Planning out a Bathroom Remodel

The simple key to the perfect bathroom



The April issue covered five timeless “trends” in kitchens — things I felt were sure bets for design longevity and that homeowners could incorporate regardless of the size of their budgets.  

Continuing that idea of renovating without regret, I’ve come up with seven budget-blind tips if your next project is tackling that problem bathroom, and we all have one.

Steps one through seven are make a plan. That’s it, folks! All said and done. Don’t leave things to chance and your bathroom should stylistically, functionally and financially work out well.

But, if you’re hoping for a little more detail than that, these guidelines can help steer you in the right direction.

Put a dollar figure on it.

This seemingly obvious first step is imperative no matter what space in your house you plan to decorate. No one likes to talk money, but set your budget and then don’t get lazy. Choose all your design elements and get your labor estimates. Don’t leave decisions to chance while you’re in the middle of the project — you will either go over budget or have to scrimp and use cheap quality at the finish to make ends meet. When you plan in advance, you can choose where to splurge and where to save in order to get the overall feel and quality you want.

Pick your aesthetic.

How do you want to feel in your bathroom? Most people want their master bathrooms to feel serene and calm — oases before they hit the noise and exertion of the day — but that doesn’t fit everyone’s needs. Are you doing a kids’ bathroom and want a little more energy and color? Is it a laundry combo where you don’t have to worry about humidity and can play with wallcoverings to inject a little fun to lighten the work? Or a powder room where things can be a little more sophisticated to coordinate with the more formal rooms in your home?

Find your focal point.

You have to start somewhere, so find that inspirational launch pad. Are you in love with a certain tile, a light fixture, a colored vanity, a mirror, a window or shower curtain fabric? Choose it, and then let the other elements play supporting roles. Even the biggest bathrooms are smaller than most living spaces, so you can’t have too many divas on the stage or you’ll have one noisy mess.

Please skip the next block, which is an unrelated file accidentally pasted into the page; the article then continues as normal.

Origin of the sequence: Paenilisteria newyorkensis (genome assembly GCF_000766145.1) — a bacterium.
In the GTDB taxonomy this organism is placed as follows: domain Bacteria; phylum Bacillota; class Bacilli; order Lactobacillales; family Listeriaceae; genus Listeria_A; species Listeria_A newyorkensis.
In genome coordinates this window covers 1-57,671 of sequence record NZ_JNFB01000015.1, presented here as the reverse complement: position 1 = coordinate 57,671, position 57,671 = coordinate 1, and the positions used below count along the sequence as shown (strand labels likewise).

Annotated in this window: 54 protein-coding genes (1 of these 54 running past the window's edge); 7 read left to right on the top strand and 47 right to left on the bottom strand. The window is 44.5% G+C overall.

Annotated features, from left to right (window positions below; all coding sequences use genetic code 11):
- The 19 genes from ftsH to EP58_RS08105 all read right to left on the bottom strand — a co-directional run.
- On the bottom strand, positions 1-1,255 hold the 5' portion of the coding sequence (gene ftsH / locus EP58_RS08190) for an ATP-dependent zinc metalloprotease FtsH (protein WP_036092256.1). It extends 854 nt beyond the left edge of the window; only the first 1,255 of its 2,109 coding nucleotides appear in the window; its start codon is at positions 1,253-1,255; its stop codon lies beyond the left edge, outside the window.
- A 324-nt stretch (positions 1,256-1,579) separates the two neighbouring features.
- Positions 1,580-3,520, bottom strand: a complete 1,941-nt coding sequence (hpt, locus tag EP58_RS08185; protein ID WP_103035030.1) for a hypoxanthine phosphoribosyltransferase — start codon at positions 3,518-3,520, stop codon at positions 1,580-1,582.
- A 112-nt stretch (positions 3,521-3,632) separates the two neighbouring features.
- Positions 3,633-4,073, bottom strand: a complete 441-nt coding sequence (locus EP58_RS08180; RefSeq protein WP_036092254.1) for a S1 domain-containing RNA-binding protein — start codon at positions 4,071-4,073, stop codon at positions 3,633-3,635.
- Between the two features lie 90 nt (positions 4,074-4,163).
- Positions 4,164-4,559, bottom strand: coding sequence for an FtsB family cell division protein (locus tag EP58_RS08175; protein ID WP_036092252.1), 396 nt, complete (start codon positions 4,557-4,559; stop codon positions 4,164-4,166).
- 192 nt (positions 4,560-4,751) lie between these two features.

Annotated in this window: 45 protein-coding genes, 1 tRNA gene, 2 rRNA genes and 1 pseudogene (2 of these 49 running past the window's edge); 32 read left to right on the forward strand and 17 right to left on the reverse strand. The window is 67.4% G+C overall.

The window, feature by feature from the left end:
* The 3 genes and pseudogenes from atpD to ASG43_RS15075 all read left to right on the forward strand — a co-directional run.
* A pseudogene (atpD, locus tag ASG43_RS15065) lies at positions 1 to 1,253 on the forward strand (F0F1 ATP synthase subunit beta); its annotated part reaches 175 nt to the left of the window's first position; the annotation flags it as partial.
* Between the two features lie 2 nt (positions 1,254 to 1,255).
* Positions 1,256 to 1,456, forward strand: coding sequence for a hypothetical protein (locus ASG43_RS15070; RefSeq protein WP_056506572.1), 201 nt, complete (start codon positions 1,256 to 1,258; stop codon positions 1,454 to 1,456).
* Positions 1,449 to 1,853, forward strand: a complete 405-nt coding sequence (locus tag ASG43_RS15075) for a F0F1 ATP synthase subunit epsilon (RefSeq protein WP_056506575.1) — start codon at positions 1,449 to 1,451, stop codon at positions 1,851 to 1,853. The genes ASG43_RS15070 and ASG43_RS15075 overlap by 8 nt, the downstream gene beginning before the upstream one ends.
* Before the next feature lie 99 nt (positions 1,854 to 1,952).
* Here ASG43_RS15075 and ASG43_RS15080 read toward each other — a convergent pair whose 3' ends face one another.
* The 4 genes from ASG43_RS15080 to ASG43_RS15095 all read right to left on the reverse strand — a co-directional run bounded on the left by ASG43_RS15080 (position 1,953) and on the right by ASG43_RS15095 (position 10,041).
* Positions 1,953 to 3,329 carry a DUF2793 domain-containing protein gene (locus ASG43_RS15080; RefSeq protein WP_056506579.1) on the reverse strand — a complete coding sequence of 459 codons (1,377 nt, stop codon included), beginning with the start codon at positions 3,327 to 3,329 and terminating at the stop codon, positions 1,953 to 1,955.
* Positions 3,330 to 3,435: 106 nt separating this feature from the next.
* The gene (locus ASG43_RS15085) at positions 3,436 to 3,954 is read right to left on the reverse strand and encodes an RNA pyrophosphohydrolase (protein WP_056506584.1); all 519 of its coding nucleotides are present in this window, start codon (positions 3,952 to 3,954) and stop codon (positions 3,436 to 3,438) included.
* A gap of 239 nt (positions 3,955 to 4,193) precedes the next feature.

Don’t get overzealous with tile patterns.

I see this too often. There is so much inspiration out on the web these days, it’s easy to go overboard — floors, tub surrounds, shower niches, backsplashes. My advice is to pick one more dramatic pattern or color and then — as I said earlier — let the others play supporting roles. Solid surfaces that have movement to them (such as vanity counters) act like patterns too. So don’t forget to figure those into the “pattern” mix of your bathroom.

Keep your undertones consistent.

Get all your finishes together — paint, wood, tile, surfaces — and make sure that their undertones harmonize.

Don’t forget storage.

Pick your pretties, then figure out alternative storage methods if necessary. You don’t have to have a huge storage vanity if you can stash stuff elsewhere. If you want a pedestal sink or console, can you do a medicine cabinet? Is there a place for a small closet in a wall between studs? You can even hide storage in the walls behind pictures or in a paneled tub surround. Plan a tiled shower niche rather than those corner tiles or after-the-fact metal shower towers.

Have a contingency fund.

If you’re demoing, you can never be too sure of what you’ll find. If you have an absolute-do-not-exceed dollar figure in your head, then make sure that your budget is actually 10-20 percent less than that figure, depending on the scope of the project. Your bank account will thank you.

Lastly, there are always unexpected problems that arise in renovating and decorating. So take heart, a deep breath and one step at a time. The result will be worth it.

About the Author

Decorator and color consultant Amy Mitchell is the owner of Home Glow Design. Each week, she writes for Home Glow’s “Saturday Blog,” focusing on fresh twists on classic style, American craftsmanship and value and quality for dollars spent. The blog also features more photos from this story. She lives in Hopkinton with her husband and two boys.

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